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Slush hydrogen is a mixture of liquid and solid hydrogen at the triple point considered as a possible vehicle fuel. What is the need of having it at the triple point? Couldn't any other set of thermodynamic conditions consistent with liquid–solid equilibrium work as well?

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  • $\begingroup$ I don't know the right answer but I would guess that the higher density of slush hydrogen compared to liquid hydrogen might play a role. $\endgroup$ – Philipp May 15 '12 at 15:59
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    $\begingroup$ @Philipp yes, but you don't need the triple point for that, just liquid–solid equilibrium (which happens on a line in the phase diagram, not only at the triple point)… $\endgroup$ – F'x May 15 '12 at 18:28
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    $\begingroup$ This is just a shot in the dark, but wouldn't rocket fuel (or other slush hydrogen applications) require hydrogen as a gas? If one stores it at the triple point, that might allow you to have high density and use it as a gaseous fuel. $\endgroup$ – LeakyBattery May 16 '12 at 0:29
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I'll have a stab at this one, despite the fact I've forgotten almost the totality of engineering thermodynamics, as I do recall seeing these papers before.

One of the references1 in the Wikipedia article describes the production of slush hydrogen through the auger technique, contrasting it with the freeze-thaw method. Specifically, the auger method can be performed above the triple point pressure of hydrogen, whereas the freeze-thaw method uses the latent heat of vaporisation to freeze some of the hydrogen. In this technique the vaporisation of some of the hydrogen (prompted by the application of a vacuum) at the triple point causes some of the liquid hydrogen to freeze, generating a crust of solid hydrogen which is then broken up to make slush.

As far as I can tell, the triple point conditions are only required to make the freeze-thaw process go, and are not required for storage.

The auger technique, also described in the report1, seems to work on the basis of shaving solid hydrogen which is refrigerated with liquid helium. Voth compares the technique to a conventional ice shaver (albeit much, much colder!). In this instance there's no requirement for triple point conditions, which is given as one of the advantages of the technique.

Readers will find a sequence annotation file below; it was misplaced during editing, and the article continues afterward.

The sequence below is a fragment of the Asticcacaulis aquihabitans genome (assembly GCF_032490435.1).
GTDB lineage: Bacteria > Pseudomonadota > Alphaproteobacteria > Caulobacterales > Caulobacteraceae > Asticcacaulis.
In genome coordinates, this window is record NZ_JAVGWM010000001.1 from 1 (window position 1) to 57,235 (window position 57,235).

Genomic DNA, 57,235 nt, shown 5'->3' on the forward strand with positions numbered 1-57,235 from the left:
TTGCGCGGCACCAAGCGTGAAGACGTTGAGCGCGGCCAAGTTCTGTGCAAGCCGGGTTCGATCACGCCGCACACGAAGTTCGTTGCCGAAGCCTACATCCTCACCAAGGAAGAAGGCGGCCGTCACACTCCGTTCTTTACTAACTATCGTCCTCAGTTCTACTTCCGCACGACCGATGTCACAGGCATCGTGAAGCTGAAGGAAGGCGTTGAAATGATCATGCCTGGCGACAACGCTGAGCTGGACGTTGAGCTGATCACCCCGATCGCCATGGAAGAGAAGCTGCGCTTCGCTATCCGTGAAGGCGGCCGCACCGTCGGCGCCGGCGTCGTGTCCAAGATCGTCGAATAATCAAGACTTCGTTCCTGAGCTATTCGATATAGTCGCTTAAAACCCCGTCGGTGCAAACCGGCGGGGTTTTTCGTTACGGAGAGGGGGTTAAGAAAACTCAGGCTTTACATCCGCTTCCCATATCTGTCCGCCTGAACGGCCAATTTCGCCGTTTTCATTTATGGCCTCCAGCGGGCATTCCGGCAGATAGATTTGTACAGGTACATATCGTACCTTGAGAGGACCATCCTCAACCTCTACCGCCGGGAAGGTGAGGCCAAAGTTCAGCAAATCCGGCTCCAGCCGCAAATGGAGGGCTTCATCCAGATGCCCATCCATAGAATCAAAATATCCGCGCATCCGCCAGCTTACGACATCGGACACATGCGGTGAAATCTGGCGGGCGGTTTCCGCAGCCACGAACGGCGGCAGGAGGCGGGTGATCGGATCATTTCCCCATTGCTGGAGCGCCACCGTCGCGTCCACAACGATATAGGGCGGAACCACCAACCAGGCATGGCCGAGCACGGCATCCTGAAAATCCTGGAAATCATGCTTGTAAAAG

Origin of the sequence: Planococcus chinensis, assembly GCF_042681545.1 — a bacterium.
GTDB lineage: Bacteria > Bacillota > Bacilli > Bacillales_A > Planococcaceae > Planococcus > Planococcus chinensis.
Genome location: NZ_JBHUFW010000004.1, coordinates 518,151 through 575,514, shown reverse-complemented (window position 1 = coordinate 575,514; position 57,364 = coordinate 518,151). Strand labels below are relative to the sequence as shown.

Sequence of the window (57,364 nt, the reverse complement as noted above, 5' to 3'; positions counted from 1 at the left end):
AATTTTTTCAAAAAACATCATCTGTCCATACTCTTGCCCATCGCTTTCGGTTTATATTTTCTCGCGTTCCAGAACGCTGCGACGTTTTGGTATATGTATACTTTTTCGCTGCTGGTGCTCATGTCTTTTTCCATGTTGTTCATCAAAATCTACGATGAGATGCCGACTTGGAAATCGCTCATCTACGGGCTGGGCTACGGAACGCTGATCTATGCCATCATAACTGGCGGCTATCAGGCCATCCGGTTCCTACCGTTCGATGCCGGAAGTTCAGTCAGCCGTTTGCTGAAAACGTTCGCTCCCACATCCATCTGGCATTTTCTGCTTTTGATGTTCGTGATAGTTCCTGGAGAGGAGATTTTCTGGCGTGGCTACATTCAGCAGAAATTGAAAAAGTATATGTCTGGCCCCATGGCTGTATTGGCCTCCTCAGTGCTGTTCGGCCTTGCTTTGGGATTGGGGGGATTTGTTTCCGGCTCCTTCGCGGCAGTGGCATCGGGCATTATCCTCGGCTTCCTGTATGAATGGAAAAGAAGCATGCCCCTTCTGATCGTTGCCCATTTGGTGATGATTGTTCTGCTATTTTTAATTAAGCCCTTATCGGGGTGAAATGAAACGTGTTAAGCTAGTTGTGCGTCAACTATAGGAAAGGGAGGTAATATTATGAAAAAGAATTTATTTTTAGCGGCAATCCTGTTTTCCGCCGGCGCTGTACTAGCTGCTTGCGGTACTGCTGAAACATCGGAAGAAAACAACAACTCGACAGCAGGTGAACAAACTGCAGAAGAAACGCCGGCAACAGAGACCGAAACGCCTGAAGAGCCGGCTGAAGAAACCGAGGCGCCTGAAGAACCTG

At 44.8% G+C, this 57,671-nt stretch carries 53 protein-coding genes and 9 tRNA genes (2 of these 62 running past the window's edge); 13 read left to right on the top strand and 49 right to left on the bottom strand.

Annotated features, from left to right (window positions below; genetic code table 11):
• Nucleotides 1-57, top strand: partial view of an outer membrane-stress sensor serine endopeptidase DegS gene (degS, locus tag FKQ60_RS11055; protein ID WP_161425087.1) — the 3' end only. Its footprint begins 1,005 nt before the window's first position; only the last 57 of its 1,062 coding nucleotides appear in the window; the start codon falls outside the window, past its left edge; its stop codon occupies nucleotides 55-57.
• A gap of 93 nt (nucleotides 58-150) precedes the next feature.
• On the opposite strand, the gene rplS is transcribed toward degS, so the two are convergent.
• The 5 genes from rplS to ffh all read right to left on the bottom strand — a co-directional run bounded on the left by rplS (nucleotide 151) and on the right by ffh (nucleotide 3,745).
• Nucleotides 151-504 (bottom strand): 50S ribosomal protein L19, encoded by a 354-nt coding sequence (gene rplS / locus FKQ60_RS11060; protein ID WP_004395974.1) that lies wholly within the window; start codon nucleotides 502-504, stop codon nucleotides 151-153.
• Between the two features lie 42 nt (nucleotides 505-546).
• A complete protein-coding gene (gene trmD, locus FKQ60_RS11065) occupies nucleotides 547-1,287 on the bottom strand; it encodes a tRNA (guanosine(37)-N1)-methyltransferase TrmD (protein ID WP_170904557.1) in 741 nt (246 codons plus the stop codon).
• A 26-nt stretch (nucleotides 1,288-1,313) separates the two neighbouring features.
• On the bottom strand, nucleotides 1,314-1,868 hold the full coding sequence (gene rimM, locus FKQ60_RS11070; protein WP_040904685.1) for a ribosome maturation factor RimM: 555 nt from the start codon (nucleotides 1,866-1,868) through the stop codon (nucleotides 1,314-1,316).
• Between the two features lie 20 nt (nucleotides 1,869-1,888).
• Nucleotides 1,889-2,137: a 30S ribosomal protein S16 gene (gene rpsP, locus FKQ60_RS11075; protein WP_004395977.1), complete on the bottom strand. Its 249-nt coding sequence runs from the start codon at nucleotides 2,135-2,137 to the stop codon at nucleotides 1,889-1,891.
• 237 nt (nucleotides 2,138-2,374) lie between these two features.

Finally, Haberbusch and McNelis2 give us this sad quote, in reference to a 1991 paper:

"According to Hans, projected annual demand for slush hydrogen in the year 2010 is 584 million pounds to support a fleet of 20 spaceplanes"

One day, maybe...


(1) Voth, R.O.; Producing Liquid-Solid Mixtures of Hydrogen in an Auger; National Bureau of Standards Department of Commerce; 1978, pp. 1-16

(2) Haberbusch, M.S. and McNelis, N.B.; Comparison of the Continuous Freeze Slush Hydrogen Production Technique to the Freeze-Thaw Technique; NASA Technical Memorandum 107324, 1996, p. 1

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I have studied triple-point systems, though not principally in hydrogen. I have worked with phase equilibrium in dynamic (moving) water systems, looking at changes in density and surface tension. Because of this, I have studied the phenomenon more broadly.

While a system of mass and energy to remains (is maintained) in phase-equilibrium (i.e. the triple point), the introduction of new forces – be they pressure, e-field, magnetic polarization, thermo, etc – can lead to an ongoing reaction cycle.

I won't speculate too deeply about what that does in this H system, but will leave this paragraph for another specialist to answer.

The phase-equilibrium point can make it easier to push a reaction toward a specific kind of change / characterization of the media. Particularly, the closeness to the gas phase means the volatility of [part of] the media is being utilized to

  • bond in external media (doping)
  • perform redox or some other electronic reaction
  • liberate some media in a thermo exchange that crystalizes others
  • change the crystallization morphology

Pragmatically, I've read this is applied in reactor\feedstock scenarios, where the 'reaction' portion would in this case be held at the triple-point, whilst the feed/flow of media causes the outlet portion to take on a certain character, as the inlet media is prepped. The principle to understand here is that the reaction portion act more homogeneously, rather than local regions of differentiated materials.

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